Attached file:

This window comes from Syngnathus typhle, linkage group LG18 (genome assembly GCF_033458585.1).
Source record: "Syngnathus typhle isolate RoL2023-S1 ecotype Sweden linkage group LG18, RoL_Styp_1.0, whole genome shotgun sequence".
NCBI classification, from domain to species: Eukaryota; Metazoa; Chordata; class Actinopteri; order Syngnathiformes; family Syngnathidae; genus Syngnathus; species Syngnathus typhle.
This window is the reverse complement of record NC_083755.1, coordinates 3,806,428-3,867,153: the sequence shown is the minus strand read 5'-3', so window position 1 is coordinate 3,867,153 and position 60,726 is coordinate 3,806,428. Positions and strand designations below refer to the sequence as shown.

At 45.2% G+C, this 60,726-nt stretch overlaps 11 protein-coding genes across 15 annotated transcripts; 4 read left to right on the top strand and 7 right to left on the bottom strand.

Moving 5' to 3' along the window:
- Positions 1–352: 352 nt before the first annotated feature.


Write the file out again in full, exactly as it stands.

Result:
This window comes from Syngnathus typhle, linkage group LG18 (genome assembly GCF_033458585.1).
Source record: "Syngnathus typhle isolate RoL2023-S1 ecotype Sweden linkage group LG18, RoL_Styp_1.0, whole genome shotgun sequence".
NCBI classification, from domain to species: Eukaryota; Metazoa; Chordata; class Actinopteri; order Syngnathiformes; family Syngnathidae; genus Syngnathus; species Syngnathus typhle.
This window is the reverse complement of record NC_083755.1, coordinates 3,806,428-3,867,153: the sequence shown is the minus strand read 5'-3', so window position 1 is coordinate 3,867,153 and position 60,726 is coordinate 3,806,428. Positions and strand designations below refer to the sequence as shown.

At 45.2% G+C, this 60,726-nt stretch overlaps 11 protein-coding genes across 15 annotated transcripts; 4 read left to right on the top strand and 7 right to left on the bottom strand.

Moving 5' to 3' along the window:
- Positions 1–352: 352 nt before the first annotated feature.